And they are old enough to vote, old enough to fall under the adult criminal justice system, and old enough to enlist in the military. The law has to draw distinct lines, and it can’t discriminate; we have to define adulthood, legally, by things not open to dispute or judgement. Yet actually becoming an adult is a long process, and I know people in thethirties I’d have some doubts about calling adults, while I’ve seen legal minors who are thoroughly mature.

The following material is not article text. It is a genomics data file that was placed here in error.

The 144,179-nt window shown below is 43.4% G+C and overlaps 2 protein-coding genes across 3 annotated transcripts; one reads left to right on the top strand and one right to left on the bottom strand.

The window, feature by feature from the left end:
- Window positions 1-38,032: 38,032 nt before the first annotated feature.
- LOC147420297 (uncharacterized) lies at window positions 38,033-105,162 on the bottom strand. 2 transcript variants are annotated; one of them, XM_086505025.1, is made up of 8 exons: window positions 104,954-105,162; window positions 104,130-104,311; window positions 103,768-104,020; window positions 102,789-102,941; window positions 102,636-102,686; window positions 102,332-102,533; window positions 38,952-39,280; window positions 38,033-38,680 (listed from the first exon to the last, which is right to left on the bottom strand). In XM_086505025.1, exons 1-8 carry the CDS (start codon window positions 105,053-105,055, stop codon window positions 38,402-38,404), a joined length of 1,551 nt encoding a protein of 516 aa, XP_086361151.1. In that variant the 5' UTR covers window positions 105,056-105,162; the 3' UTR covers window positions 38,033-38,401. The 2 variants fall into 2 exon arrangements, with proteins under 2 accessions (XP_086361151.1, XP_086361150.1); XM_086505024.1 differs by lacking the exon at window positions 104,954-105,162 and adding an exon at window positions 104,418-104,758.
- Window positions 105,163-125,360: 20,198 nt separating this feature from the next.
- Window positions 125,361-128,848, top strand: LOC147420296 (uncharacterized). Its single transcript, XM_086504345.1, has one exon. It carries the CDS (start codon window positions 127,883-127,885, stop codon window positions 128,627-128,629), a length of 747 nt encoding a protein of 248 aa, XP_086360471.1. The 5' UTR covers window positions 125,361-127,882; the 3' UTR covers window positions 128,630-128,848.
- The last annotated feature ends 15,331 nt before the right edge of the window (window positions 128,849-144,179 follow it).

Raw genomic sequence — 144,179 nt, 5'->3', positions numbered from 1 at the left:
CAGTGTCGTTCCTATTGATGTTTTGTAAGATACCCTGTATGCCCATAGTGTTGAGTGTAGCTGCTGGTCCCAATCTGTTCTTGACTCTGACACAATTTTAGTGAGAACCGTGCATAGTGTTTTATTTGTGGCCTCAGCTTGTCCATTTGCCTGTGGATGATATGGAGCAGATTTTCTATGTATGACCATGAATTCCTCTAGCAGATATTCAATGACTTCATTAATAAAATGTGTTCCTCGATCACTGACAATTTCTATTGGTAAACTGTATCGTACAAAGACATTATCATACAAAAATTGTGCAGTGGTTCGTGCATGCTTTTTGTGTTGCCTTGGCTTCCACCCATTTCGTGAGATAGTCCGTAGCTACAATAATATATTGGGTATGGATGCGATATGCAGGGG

Like

  4. Foxfier said

    Why would a 23 year old be fully adult? Especially in a job sense? It’s not like they’re likely to have ever had to do something important before. Heck, I’ve been trusted with important jobs that HAD to be done correctly since I was ten or so, and I was barely a full adult at twenty one or so. (In as much as I’m an adult now–sure doesn’t feel like it, most times.)

    Like

  5. AOTC said

    choosing to do what is right and good in a culture that does not embrace it much less understand it, will bring difficulty.

    then, joy.

    its a pretty amazing deal.

    Like